Butler Corner, located above Dolores, sits adjacent to the national forest. Observe Broad-tailed Hummingbird and Barn Swallow before embarking upon a series of easy trails that cover approximately two miles. With more than 50 bluebird nesting boxes along the trails, expect to see both Mountain & Western bluebirds as well as Tree Swallow and House Wren. The habitat, consisting of mature Ponderosa Pine, an open understory of Gambel Oak and mountain shrub, may attract Mountain & Black-capped chickadees, Northern Flicker, Black-chinned Hummingbird, White-breasted Nuthatch, Violet-green Swallow, Clark’s Nutcracker, Steller’s Jay, Western Tanager and Spotted Towhee. Target birds could include Red Crossbill, Williamson’s Sapsucker, Northern Saw-whet Owl, Brown Creeper, Pygmy Nuthatch, Chipping Sparrow, Grace’s Warbler and Hermit Thrush. Staid alpacas, rambunctious goats, friendly dogs, numerous chickens and geese add to the ambience. Easy to moderate. NO LUNCH.
Ilyse Gold, Wildlife Biologist, Four Corners Biological Consultants, LLC
3:00 pm – 11:00 pm; $50
East Canyon Ranch is a unique property tucked away in a narrow canyon south of Mancos. Shaped largely by water, the 560 acres encompass the entire canyon floor between Menefee Mountain Wilderness Study Area and surrounding BLM lands to the south. The ranch, protected with a conservation easement held by Montezuma Land Conservancy, hosts habitat for Bald Eagle and Peregrine Falcon. Other birds observed here include Black-headed Grosbeak, Virginia’s Warbler, Plumbeous Vireo, Northern Flicker, Juniper Titmouse and Western Bluebird. Have dinner at the last gate, then owl on the return trip through the canyon. In the Mancos Valley start hooting and listening for Great Horned, Long-eared, Flammulated, Western Screech, Northern Pygmy and Northern Saw-whet owls. A stop in Weber Canyon may add a Short-eared Owl to the list. (42 species, 2017) Easy with some hiking. Box dinner from Absolute Bakery & Cafe provided.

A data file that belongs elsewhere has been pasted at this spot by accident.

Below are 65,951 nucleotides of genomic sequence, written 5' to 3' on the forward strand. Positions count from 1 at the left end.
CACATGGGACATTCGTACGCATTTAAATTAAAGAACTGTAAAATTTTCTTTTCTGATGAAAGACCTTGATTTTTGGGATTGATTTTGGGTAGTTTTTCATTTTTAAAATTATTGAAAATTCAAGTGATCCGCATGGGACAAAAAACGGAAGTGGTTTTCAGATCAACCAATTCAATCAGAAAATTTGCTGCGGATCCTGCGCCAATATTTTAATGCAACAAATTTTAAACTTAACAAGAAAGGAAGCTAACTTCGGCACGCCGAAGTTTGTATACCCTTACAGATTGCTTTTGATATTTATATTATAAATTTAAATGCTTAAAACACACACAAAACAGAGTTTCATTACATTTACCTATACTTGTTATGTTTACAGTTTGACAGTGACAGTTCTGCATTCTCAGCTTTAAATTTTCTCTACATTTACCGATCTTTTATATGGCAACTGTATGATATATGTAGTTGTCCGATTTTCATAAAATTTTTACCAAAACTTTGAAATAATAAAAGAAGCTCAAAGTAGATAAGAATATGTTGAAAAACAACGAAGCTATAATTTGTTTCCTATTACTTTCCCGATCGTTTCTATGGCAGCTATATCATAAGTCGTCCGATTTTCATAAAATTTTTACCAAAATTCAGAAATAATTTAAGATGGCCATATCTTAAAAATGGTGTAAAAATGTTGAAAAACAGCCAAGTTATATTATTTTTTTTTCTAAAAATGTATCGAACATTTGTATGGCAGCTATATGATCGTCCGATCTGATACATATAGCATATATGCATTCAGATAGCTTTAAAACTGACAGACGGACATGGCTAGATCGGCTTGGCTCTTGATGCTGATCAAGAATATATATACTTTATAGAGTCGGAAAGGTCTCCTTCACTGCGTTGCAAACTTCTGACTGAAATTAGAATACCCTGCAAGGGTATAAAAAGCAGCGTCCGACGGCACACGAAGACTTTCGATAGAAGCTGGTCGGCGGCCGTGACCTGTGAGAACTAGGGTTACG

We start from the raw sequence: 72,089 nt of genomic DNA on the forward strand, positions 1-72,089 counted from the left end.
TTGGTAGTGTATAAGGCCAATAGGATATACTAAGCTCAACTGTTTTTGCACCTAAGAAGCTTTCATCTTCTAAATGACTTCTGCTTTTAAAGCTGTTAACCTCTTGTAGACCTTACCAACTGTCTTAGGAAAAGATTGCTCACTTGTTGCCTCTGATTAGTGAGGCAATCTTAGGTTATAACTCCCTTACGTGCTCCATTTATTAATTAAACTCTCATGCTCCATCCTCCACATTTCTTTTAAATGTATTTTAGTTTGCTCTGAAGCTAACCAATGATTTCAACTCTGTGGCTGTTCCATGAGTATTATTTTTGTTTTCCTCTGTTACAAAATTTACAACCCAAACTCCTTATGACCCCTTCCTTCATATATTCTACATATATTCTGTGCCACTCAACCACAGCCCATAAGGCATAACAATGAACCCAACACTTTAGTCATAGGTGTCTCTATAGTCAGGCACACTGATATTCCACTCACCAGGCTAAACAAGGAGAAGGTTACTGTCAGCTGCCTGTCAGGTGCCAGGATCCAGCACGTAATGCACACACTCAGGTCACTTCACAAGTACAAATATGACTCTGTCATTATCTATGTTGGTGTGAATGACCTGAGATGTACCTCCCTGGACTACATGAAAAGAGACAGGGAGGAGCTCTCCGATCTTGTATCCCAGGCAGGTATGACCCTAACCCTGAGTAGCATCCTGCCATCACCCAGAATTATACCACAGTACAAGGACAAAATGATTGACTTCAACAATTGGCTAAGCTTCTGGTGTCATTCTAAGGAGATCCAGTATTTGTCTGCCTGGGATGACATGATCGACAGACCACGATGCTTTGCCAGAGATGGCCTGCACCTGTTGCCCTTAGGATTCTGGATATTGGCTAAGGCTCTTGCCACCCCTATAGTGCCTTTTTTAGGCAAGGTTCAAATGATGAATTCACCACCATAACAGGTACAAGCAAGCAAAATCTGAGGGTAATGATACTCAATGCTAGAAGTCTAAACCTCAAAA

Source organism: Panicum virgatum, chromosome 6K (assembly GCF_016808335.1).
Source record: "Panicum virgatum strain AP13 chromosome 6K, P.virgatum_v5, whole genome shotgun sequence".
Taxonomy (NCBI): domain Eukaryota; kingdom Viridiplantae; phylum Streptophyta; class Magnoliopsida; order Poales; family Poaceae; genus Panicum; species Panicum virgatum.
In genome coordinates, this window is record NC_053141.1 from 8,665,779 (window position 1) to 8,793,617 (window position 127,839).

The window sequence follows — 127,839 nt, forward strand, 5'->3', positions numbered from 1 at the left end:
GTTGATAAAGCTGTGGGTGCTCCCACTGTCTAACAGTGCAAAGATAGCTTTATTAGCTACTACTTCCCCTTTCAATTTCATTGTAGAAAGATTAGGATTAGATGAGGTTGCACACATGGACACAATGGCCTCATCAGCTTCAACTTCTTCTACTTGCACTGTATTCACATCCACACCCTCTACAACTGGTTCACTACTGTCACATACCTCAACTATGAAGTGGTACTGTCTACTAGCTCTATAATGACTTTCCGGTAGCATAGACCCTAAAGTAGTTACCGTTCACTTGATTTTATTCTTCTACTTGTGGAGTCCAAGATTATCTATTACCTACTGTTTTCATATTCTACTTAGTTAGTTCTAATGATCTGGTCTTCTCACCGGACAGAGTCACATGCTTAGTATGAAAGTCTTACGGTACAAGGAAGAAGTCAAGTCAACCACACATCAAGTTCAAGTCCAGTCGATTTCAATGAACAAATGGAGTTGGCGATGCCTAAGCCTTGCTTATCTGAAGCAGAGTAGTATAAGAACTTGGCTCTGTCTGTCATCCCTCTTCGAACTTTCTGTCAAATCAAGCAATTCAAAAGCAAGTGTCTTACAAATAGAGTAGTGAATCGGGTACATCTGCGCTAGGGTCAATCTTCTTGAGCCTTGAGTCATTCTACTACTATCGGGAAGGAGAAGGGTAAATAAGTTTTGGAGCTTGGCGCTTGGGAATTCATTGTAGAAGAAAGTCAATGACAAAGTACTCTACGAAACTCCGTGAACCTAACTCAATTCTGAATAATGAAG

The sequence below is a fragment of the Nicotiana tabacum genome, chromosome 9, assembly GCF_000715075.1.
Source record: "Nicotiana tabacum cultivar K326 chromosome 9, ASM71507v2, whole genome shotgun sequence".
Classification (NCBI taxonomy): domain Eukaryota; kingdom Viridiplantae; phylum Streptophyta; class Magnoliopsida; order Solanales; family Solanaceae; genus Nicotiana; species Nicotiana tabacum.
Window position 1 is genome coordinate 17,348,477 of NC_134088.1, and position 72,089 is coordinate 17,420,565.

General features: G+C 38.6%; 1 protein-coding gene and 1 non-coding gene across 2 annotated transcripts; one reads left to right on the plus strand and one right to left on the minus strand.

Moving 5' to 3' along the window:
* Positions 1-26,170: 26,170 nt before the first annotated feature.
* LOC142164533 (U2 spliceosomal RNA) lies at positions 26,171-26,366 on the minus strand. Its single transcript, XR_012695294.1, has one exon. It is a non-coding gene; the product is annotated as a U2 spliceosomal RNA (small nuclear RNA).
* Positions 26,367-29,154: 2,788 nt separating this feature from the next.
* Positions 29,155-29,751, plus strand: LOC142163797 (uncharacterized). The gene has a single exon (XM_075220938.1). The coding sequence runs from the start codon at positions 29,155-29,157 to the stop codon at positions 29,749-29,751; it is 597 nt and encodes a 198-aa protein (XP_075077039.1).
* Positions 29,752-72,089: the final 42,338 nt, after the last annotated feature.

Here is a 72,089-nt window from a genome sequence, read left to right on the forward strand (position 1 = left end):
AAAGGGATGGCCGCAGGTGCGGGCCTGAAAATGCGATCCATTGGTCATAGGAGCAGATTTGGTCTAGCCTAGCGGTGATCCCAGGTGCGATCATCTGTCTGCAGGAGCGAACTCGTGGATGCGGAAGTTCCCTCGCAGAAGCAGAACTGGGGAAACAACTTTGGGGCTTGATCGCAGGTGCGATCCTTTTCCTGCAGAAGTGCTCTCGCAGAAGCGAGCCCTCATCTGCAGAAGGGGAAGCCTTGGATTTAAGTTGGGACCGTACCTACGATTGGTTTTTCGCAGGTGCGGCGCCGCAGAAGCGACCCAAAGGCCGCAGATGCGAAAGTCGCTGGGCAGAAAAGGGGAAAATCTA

Great Blue Heron. Photo © Bill Proud
Paul Morey, Wildlife Biologist, Mesa Verde National Park
6:00 pm – 7:00 pm
Mesa Verde National Park has been home to a wide range of birds of prey including Mexican Spotted Owl, Golden Eagle, Peregrine Falcon and Northern Goshawk. This talk will discuss the history of the research and management of raptors in the park and what the future will hold for these species as it relates to potential impacts from climate change and other environmental and human pressures within and around the park.
Birding Festival General Information
- The Ute Mountain Mesa Verde Birding Festival is the major fundraiser for the Cortez Cultural Center. All proceeds benefit the Center.
- All tours require pre-registration.
- A registration fee is required for all tours except as noted. Full registration includes keynote banquet and all lectures. Daily registration includes that day's lectures. Full registration is required in order to qualify for the free early bird t-shirt.
- Unless otherwise noted, tours will return to the Center at approximately 3:00 pm.
- Van transportation is provided except as noted.
- Tour size is generally 13 or less.
- Cancellations considered on a case by case basis up to 21 days prior to start of Festival. All cancellations subject to a processing fee.
- Availability of restrooms depends on the tour. Nearly all guides scout out restroom locations as well as bird species. Some tours are in parks or other facilities that have established restrooms. Some have outhouses. Others, the only option are bushes. Usually the leader will mention the restroom plan at the beginning of the tour.
- All tours depart from and return to the Cortez Cultural Center.